Iced Herbal Ginger Lime Tea

Disclaimer: I received products from KitchenIQ in exchange for my honest review. All opinions are my own.

Every once in a while there’s a kitchen product that comes around and changes your life.

Okay, maybe not your life.

But your culinary world.

A citrus zester is a great example. Can you imagine if we still had to carefully and thinly slice the peel from a lemon and then chop it up into teensy pieces?! I know I certainly wouldn’t make that effort. There are a lot of citrus zesters out there that make the task of zesting a lime much simpler.

But KitchenIQ took that precious tool and made it even better! Their V-etched Better Zester! provides the smoothest zesting experience I’ve ever had thanks to the nonstick coating on those v-shaped blades. But the feature I love the most is the container attached to the back of the tool. Not only does it catch the zest, it has lines indicating tablespoons and mL. You’ll never again be guessing if the zest of one lime gives you a teaspoon or not. (I know I never actually measure the zest in a recipe and always “wing it.”) A quick {gentle} bang on the countertop and the zest falls to the bottom for easy measuring.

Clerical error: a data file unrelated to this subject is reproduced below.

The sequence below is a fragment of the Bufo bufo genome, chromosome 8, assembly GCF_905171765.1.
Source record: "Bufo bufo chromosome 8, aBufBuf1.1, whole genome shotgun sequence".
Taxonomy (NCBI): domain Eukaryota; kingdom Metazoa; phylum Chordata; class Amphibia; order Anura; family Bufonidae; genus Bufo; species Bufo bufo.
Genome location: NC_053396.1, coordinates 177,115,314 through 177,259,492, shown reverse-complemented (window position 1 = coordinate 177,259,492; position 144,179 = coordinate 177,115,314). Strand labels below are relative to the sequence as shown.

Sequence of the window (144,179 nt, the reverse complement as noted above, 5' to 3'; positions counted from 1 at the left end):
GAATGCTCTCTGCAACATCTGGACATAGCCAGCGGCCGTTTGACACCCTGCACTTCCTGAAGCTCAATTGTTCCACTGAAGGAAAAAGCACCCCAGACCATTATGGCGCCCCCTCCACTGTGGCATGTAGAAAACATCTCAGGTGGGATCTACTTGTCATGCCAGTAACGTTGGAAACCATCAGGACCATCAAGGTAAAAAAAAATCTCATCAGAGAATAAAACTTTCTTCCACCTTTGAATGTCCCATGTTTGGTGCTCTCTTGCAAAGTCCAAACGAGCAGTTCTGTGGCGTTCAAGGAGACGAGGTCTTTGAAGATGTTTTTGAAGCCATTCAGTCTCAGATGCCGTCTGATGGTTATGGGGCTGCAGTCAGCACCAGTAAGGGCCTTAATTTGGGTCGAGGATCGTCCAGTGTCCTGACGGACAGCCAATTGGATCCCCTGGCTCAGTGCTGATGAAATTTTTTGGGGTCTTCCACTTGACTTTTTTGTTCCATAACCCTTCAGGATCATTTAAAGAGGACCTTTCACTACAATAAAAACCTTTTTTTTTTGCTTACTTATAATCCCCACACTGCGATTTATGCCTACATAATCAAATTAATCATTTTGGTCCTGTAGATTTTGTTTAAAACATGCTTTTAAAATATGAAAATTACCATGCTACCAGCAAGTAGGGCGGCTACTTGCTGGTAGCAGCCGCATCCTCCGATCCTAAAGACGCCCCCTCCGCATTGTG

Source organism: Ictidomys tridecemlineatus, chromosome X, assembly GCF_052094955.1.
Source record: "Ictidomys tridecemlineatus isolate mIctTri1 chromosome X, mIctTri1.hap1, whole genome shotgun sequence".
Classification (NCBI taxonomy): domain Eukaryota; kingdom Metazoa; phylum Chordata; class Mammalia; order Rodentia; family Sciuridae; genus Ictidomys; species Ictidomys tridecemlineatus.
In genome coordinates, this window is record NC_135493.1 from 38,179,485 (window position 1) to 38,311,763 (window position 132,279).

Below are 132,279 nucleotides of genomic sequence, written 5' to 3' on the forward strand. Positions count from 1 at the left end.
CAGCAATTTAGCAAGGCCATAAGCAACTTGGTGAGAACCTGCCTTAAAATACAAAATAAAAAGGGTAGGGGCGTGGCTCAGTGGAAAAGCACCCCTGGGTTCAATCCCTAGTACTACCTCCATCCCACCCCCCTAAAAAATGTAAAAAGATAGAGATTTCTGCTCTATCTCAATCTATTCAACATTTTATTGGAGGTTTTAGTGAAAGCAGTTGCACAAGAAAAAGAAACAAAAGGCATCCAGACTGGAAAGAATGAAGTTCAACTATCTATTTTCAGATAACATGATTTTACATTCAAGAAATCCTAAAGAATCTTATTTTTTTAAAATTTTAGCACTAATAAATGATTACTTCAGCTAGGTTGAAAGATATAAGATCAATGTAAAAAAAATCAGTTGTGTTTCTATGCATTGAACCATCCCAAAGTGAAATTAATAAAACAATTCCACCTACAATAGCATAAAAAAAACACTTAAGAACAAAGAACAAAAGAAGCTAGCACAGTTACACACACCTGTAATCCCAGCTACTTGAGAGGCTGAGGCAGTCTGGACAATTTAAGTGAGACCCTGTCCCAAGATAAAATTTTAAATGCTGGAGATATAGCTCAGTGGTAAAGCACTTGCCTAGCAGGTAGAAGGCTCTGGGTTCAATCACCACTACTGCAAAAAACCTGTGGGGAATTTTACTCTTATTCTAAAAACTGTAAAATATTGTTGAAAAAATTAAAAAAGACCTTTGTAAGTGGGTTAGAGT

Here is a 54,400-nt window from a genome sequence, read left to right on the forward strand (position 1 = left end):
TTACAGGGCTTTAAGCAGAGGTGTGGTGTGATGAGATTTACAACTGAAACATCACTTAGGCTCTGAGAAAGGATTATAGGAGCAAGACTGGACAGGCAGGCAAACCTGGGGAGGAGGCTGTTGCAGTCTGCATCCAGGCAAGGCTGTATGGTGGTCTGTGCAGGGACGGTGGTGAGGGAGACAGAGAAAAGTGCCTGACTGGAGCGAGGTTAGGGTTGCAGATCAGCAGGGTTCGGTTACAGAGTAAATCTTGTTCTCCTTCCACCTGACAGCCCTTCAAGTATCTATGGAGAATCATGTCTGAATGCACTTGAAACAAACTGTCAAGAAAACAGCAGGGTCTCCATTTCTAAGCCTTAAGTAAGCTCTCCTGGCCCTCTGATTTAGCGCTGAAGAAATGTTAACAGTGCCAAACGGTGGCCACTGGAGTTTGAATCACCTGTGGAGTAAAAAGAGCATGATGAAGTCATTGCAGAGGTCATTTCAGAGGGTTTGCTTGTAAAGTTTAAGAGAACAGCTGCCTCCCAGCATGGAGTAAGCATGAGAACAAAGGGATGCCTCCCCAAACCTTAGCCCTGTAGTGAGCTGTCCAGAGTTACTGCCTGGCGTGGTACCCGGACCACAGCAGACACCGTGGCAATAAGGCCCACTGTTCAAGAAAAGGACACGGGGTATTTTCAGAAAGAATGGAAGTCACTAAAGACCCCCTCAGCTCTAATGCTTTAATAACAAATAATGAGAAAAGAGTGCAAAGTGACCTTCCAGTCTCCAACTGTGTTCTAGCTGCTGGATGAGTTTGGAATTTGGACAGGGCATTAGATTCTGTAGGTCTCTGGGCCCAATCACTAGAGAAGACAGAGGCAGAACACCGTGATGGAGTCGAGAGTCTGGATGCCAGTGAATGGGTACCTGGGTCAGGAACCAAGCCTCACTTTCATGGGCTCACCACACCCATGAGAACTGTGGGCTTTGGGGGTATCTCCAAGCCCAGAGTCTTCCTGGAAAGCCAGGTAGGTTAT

KitchenIQ didn’t stop their with their mind-blowing gadgets. I’m so excited to have The Grate Ginger Tool in my life. I must admit, I’ve ever enjoyed working with ginger simply because it wasn’t an easy ingredient to prep. First there’s peeling the skin. I’ve heard the back of a spoon works quite nicely but it’s never been as easy as it looks on TV, I always end up cutting off the skin and as a result losing a lot of the usable ginger. Ginger is also quite fibrous. Using a microplane grater on it always left me with a stringy piece of ginger in my hand, and chopping it finely just isn’t that fun.

The Grate Ginger Tool answers each of these problems. There is a removable spoon-like device peels the ginger quite nicely and the non-stick v-shaped blades makes grating the ginger as easy as cutting through softened butter. The ginger shavings end up in a little compartment inside the gadget which pulls out easily. There’s even a slicer on the back!

If their new V-etched Spice Grater works just as well as the previous two products, I can’t wait to get my hands on some whole spices!